Thursday, October 28, 2010

Art Heroes: Hildreth Meière

8 x 10" Vitreous Painting on Glass, of Hildreth Meière

“It drives me wild to be spoken of as ‘one of the best women artists,’ ” she wrote to a friend in 1936. “I’ve worked as an equal with men, and my rating as an equal is all that I value.”

~ Hildreth Meière

Hildreth Meière (1892-1961) was a mural artist of some renown during her lifetime. She was a distinguished Art Deco muralist, mosaicist, painter and decorative artist, and ranks with the very small number of women artists - such as Violet Oakley, Bernice Abbot, Isabel Bishop and Georgia O'Keefe - whose achievements gained the recognition of the established art world during the first half of the twentieth century. Educated at the California School of Fine Arts (now the San Francisco Art Institute), the School of the Art Institute of Chicago, and in Florence, Italy, she became a leading practitioner of the art of mosaic, and one of America's most gifted embellishers of architectural environments.
A large body of her work remains in public view on and in buildings such as Rockefeller Center, the Nebraska State Capitol Building in Lincoln, the St. Louis Cathedral, and St. Bartholomew's Church in Manhattan. Hildreth Meière's designs, ranging from traditional historical realism to Art Deco, reflected many of the tensions that surface in mid-twentieth century American culture, as a modernism accommodated the wishes of Americans in positions of power. Issues of class, patronage, religion, and partitions provided the framework for Meière's life and art, as well as a specific picture of public art in mid-twentieth century America.
Designing for mosaic, ceramics, metal, stained glass, and frescos, she was commissioned by mainstream architects for projects on buildings associated with the East Coast upper-middle class. At the same time she worked in harmony with artisans and craftspeople to see her designs through to execution. Practical and efficient, neither avant-garde nor consistently conservative, Meière's murals, numbering well over a hundred, often represented the middle ground of American modern style in architectural projects, from churches to World's Fairs to public buildings to skyscrapers.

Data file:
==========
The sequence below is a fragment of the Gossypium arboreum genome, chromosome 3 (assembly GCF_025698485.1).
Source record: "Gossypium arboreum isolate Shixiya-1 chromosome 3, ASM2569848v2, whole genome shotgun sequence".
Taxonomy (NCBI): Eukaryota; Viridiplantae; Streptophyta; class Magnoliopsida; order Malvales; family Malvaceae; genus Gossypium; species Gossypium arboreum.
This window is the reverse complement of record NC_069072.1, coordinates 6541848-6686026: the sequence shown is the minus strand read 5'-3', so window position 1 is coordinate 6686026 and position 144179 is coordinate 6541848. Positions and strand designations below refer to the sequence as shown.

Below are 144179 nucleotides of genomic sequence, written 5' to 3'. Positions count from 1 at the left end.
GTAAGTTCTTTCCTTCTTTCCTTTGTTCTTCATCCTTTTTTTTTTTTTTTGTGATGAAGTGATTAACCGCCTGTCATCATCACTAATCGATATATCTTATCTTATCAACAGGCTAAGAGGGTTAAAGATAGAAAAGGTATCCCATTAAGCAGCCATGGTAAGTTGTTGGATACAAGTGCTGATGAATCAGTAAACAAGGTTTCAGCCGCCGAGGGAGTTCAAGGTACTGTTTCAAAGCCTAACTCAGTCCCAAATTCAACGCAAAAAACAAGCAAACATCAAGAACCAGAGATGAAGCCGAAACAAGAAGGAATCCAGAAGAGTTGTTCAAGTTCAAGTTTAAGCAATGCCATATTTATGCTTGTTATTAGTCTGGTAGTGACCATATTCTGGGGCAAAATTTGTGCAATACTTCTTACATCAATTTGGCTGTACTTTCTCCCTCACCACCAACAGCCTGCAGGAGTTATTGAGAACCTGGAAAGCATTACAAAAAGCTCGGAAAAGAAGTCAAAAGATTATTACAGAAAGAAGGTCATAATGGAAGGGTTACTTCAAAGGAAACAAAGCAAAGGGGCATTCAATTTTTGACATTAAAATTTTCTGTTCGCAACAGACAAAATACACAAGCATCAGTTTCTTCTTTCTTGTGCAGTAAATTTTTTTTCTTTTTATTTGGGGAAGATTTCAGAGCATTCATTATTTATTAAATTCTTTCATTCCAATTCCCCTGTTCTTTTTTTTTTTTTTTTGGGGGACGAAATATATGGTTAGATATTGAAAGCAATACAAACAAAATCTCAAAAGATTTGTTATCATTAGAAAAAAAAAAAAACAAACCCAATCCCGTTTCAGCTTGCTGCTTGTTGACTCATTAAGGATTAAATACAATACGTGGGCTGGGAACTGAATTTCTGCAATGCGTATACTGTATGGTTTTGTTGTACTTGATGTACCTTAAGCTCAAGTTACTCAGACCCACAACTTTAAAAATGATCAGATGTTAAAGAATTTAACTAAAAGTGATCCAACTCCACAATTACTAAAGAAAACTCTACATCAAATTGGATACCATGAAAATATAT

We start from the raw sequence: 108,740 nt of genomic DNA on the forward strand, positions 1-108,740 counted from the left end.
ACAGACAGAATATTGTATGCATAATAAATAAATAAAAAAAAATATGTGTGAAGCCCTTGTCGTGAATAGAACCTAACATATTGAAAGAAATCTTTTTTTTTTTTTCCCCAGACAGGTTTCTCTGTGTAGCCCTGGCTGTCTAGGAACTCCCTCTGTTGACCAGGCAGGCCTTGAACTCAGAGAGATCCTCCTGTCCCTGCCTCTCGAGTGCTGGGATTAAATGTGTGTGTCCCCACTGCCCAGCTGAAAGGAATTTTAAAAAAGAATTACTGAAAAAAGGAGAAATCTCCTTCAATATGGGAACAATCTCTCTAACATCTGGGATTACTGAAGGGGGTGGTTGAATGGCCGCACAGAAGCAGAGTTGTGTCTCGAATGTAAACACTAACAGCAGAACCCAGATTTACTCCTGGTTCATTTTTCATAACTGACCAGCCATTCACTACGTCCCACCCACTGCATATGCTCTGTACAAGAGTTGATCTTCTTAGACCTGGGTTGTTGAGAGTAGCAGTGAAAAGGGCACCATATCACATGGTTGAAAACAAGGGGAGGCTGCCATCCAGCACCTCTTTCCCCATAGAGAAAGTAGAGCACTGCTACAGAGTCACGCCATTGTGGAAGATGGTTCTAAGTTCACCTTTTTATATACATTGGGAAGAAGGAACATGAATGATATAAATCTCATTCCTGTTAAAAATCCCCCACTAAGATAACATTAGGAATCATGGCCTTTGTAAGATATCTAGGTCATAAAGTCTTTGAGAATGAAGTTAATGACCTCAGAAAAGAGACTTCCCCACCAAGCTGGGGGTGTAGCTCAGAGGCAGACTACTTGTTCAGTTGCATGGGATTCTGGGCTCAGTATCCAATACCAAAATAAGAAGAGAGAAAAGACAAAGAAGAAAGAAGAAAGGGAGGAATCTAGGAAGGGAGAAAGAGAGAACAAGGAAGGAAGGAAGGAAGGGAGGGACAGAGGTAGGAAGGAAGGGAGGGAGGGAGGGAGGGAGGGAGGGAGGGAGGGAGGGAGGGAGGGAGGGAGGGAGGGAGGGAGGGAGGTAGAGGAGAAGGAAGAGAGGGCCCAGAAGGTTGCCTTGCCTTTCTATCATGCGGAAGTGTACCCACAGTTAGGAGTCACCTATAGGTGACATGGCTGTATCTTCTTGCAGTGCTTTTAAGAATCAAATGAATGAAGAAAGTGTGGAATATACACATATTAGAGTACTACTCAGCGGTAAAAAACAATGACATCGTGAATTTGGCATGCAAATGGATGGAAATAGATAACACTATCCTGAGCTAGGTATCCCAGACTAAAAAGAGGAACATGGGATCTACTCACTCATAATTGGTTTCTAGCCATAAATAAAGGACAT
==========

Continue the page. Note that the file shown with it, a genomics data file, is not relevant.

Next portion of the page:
Meière believed that being labeled a woman artist trivialized her work, a view shared by her contemporary Georgia O'Keeffe. She disliked political feminism, yet lived an independent life as a successful artist and single parent. Meière's relationship to her clients represents less familiar areas of women's cultural and social history. Her career fleshes out the story of American women in art and the broader history of upper middle class, conservative American society during the mid-twentieth century. Meière served as President of the National Society of Mural Painters and the Liturgical Arts Society (the latter founded in her studio), was first Vice-President of the Architectural League of New York (one of the first women members, she received its Gold Medal in Mural Painting in 1928), was a director of the Municipal Arts Society, an Associate of the National Academy of Design, and was appointed the first woman on the New York City Art Commission.
Hildreth Meière as an artist was a significant figure in several important areas of American visual culture:
First - She was most famous as an Art deco muralist and decorator whose work stands among the most distinguished of her era
Second - She is an important figure in the history of American Liturgical Art, and one of its most ecumenical practitioners
Third - She is one of the preeminent mosaicists in the history of American art
And Finally - She is a woman artist who was able to gain the respect of the greatest muralists and architects of her day. * In 1928, she received a Gold Medal from the Architectural League of New York. * In 1956, she was the first woman honored with the Fine Arts Medal of the American Institute of Architects.

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